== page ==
Long-time Toronto coach Byron MacDonald hopes his swimmers will be inspired by the success their predecessors enjoyed the last time the CIS championships were held at the University of Montreal, in 1992.
“It’s great to come back to University of Montreal as the last time it was held here we won both the men’s and women’s national titles,” says MacDonald.
“The OUA conference championship was a thrilling meet for our men and our hope is that we have even more in the tank for the CIS meet so we can give the defending champions a run for the top spot. As well, our women are excited about aiming for a top three team finish.”
The Varsity Blues women took second place behind Western at the OUA championships.
In Atlantic Canada, Dalhousie resumed its domination this season. The Tigers claimed their 14th consecutive AUS men’s title and their 11th in a row on the women’s side.
In Quebec, the Laval Rouge et Or won the RSEQ men’s banner for the fifth straight year, while the McGill Martlets were surprise champions in women’s competition as they topped the standings for the first time since 2004.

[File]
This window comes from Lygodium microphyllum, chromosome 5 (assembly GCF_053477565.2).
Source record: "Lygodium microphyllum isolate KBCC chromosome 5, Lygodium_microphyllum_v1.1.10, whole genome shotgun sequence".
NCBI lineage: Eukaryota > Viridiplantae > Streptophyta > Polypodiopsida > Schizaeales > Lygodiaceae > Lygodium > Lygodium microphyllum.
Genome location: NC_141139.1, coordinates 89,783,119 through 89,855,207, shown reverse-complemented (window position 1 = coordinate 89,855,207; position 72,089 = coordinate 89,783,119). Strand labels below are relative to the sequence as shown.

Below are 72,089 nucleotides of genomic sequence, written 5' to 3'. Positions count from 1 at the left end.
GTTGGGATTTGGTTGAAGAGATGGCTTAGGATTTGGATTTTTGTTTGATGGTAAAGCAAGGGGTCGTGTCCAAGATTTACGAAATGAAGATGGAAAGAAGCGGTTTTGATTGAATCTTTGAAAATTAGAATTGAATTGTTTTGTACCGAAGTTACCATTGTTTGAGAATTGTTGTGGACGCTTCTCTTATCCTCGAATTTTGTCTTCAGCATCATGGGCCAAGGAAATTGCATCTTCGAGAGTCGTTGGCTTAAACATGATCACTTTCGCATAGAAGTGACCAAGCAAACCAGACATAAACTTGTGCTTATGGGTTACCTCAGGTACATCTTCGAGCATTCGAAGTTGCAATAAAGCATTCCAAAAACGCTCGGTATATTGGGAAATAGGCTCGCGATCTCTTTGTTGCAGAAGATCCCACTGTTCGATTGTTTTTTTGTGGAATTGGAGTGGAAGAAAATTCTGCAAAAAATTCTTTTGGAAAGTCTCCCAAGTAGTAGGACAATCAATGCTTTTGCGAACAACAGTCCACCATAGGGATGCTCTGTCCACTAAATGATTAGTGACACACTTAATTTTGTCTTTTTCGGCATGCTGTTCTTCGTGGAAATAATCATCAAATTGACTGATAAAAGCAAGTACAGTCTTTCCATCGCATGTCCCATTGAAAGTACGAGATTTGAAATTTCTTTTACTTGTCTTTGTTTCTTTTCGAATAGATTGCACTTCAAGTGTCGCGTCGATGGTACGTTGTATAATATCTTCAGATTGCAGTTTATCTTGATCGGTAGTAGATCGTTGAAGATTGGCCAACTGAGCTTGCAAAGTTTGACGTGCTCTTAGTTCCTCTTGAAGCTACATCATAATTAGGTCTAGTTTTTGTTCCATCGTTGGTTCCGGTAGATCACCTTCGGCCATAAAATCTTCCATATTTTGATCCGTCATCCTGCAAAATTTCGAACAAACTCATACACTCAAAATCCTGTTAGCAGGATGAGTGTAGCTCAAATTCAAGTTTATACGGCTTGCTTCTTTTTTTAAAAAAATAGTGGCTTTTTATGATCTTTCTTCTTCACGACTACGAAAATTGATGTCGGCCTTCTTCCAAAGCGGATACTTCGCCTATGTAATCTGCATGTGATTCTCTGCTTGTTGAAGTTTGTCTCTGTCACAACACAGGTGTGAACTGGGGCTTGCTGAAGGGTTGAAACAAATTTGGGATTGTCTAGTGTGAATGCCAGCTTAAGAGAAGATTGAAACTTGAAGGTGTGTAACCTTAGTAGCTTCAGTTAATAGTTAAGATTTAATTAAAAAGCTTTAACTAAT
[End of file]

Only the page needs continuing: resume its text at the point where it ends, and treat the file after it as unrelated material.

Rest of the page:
University of Montreal coach Régis Fortino, whose women and men’s teams both placed third at the RSEQ championships, hopes home-field advantage will prove beneficial for his swimmers.
“To compete in a meet of this magnitude in front of family and friends makes it that much easier to use your emotions to your advantage. I think it can improve our performances,” says Fortino. “The CEPSUM Pool is our home, that’s where we train all year. We know this pool like the back of our hand.”
“Our team spirit has been great this season. We’ve had some very good individual performances. Now, our swimmers need to take advantage of the fact we’re hosting the championships, they need to have fun. Then the results will come.”